Wisconsin’s seniors certainly have every right to be displeased or even downright upset with today’s announcement from the Social Security Administration of a paltry 1.5% Cost of Living Adjustment (COLA) for 2014.
The COLA is vital to millions, but at an average increase of just $19 per month, it will quickly be consumed by the rising costs of basic needs like food, utilities and health care. We at AARP understand how critically important the Social Security COLA is to the financial security of the nearly 800,000 Wisconsinites receiving benefits. By providing protection against inflation, the COLA helps beneficiaries of all ages maintain their standard of living, keeping many from falling into poverty.
In fact, did you know Social Security accounts for 52% of the typical older Wisconsinite’s family income. Low- and middle-income older adults in Wisconsin are even more reliant on Social Security, typically receiving 76% of their family income from Social Security. The average benefit in Wisconsin was $15,400.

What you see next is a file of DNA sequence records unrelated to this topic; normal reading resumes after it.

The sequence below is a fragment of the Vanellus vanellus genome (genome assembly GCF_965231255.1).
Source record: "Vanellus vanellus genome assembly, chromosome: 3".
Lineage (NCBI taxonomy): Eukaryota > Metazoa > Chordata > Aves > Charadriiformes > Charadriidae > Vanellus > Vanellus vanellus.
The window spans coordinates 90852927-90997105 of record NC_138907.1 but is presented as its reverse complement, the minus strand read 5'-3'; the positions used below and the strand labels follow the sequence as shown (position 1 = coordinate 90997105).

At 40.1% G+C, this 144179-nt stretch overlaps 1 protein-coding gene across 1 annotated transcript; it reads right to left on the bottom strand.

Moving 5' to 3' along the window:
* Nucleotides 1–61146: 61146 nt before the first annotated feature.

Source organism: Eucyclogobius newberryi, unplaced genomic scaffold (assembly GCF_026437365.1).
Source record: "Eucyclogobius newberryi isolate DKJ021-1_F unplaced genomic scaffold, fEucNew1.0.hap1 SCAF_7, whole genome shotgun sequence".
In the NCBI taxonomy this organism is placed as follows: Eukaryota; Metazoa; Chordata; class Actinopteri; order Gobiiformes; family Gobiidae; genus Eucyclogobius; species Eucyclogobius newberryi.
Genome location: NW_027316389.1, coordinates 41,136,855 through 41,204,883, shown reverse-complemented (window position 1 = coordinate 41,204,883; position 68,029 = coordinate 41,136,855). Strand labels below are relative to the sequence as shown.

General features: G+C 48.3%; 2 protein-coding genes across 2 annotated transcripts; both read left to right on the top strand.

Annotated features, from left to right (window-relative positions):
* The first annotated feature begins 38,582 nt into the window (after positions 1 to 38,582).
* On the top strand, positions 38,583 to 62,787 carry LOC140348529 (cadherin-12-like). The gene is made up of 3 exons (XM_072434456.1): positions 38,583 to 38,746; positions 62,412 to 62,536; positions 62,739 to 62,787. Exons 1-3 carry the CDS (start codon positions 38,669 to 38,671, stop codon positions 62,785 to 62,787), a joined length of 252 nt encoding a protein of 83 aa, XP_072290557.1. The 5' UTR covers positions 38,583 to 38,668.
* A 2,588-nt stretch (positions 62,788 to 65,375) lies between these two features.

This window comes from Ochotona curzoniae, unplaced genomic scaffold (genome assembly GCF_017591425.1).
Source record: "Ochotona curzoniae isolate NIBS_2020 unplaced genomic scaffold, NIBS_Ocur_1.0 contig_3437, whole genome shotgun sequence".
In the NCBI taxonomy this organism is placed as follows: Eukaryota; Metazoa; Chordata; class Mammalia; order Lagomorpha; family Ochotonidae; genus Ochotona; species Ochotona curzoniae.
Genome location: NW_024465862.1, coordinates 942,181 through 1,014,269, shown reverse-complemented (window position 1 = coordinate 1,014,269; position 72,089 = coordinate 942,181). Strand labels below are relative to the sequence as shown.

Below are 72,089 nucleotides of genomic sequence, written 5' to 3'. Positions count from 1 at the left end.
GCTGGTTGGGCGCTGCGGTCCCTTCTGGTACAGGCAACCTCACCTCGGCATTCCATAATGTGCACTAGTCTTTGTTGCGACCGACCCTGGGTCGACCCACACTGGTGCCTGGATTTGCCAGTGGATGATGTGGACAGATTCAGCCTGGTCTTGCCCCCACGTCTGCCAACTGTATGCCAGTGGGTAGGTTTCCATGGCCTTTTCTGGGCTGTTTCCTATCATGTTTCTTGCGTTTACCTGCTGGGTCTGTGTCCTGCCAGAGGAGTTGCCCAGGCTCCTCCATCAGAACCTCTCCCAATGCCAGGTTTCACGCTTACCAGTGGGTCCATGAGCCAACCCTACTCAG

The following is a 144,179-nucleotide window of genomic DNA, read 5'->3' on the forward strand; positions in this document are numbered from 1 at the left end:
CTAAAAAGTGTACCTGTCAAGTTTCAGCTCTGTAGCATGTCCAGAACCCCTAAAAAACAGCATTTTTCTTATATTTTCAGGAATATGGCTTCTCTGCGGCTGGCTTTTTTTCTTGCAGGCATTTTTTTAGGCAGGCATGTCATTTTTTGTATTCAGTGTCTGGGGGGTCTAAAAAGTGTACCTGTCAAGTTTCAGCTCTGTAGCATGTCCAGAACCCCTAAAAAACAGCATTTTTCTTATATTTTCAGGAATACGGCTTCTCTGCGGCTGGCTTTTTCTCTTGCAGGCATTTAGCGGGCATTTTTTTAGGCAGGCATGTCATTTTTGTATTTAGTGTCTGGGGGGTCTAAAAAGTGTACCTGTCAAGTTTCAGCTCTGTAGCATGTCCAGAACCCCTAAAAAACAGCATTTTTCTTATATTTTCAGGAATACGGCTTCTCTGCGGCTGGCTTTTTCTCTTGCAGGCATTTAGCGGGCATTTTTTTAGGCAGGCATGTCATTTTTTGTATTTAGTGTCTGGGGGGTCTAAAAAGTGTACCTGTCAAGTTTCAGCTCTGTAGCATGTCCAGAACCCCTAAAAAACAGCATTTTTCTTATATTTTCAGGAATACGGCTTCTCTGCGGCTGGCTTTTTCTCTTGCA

That’s why the Cost of Living Adjustment is so important. Yet some in Washington would make this small COLA even smaller by including something called the Chained CPI in a budget deal. The Chained CPI would further lower the COLA for Social Security and veterans’ benefits with cuts that would start now and grow larger every year. Under Chained CPI, the modest 1.5 percent COLA for 2014 would be reduced, putting increasing strain on millions of beneficiaries struggling to keep up with expenses.
Shrinking the COLA could also negatively impact our economy. A new study from the AARP Public Policy Institute calculates that each dollar paid to Social Security beneficiaries in Wisconsin generates nearly two dollars in spending by individuals and businesses, adding about $28.1 billion in total economic output to the Wisconsin – and about $1.4 trillion to the national economy – in 2012. The report also finds the $15.6 billion paid in Social Security benefits in 2012 helped Wisconsinites keep or find more than 195,000 jobs.
Here's some other stats on Social Security and the COLA:
- The 1.5% COLA increase is among the smallest since automatic adjustments were adopted in 1975. It is small because consumer prices haven’t gone up much in the past year.
- The wage threshold will increase to $117,000 next year, from 113,700 in 2013. Wages above the threshold are not subject to Social Security taxes.
- Social Security pays retired workers an average of $1,272 a month. A 1.5% raise comes to about $19 per month.
Use AARP’s handy calculator to see just how much your Social Security or veterans’ benefits would be impacted if Washington changes the cost-of-living-adjustment.